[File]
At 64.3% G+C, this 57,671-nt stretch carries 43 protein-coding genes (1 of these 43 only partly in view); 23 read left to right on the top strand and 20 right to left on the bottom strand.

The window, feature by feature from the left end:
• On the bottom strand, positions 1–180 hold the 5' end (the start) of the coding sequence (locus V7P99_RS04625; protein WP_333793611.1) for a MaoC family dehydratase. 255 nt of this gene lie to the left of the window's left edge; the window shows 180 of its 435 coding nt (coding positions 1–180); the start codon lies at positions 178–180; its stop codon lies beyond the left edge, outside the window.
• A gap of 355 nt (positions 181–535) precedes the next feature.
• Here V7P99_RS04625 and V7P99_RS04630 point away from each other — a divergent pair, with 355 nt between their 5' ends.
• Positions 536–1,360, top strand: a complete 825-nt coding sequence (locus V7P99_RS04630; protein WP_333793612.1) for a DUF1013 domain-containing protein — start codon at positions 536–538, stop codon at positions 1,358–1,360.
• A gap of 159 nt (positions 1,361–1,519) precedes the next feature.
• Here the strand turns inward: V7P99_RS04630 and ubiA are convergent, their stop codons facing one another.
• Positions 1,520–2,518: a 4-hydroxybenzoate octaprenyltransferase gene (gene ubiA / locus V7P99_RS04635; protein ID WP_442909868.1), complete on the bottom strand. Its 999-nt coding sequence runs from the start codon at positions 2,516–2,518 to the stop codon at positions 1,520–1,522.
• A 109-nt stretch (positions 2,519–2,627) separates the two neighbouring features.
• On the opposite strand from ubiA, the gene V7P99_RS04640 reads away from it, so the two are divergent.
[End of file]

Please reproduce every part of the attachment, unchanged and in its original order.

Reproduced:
At 64.3% G+C, this 57,671-nt stretch carries 43 protein-coding genes (1 of these 43 only partly in view); 23 read left to right on the top strand and 20 right to left on the bottom strand.

The window, feature by feature from the left end:
• On the bottom strand, positions 1–180 hold the 5' end (the start) of the coding sequence (locus V7P99_RS04625; protein WP_333793611.1) for a MaoC family dehydratase. 255 nt of this gene lie to the left of the window's left edge; the window shows 180 of its 435 coding nt (coding positions 1–180); the start codon lies at positions 178–180; its stop codon lies beyond the left edge, outside the window.
• A gap of 355 nt (positions 181–535) precedes the next feature.
• Here V7P99_RS04625 and V7P99_RS04630 point away from each other — a divergent pair, with 355 nt between their 5' ends.
• Positions 536–1,360, top strand: a complete 825-nt coding sequence (locus V7P99_RS04630; protein WP_333793612.1) for a DUF1013 domain-containing protein — start codon at positions 536–538, stop codon at positions 1,358–1,360.
• A gap of 159 nt (positions 1,361–1,519) precedes the next feature.
• Here the strand turns inward: V7P99_RS04630 and ubiA are convergent, their stop codons facing one another.
• Positions 1,520–2,518: a 4-hydroxybenzoate octaprenyltransferase gene (gene ubiA / locus V7P99_RS04635; protein ID WP_442909868.1), complete on the bottom strand. Its 999-nt coding sequence runs from the start codon at positions 2,516–2,518 to the stop codon at positions 1,520–1,522.
• A 109-nt stretch (positions 2,519–2,627) separates the two neighbouring features.
• On the opposite strand from ubiA, the gene V7P99_RS04640 reads away from it, so the two are divergent.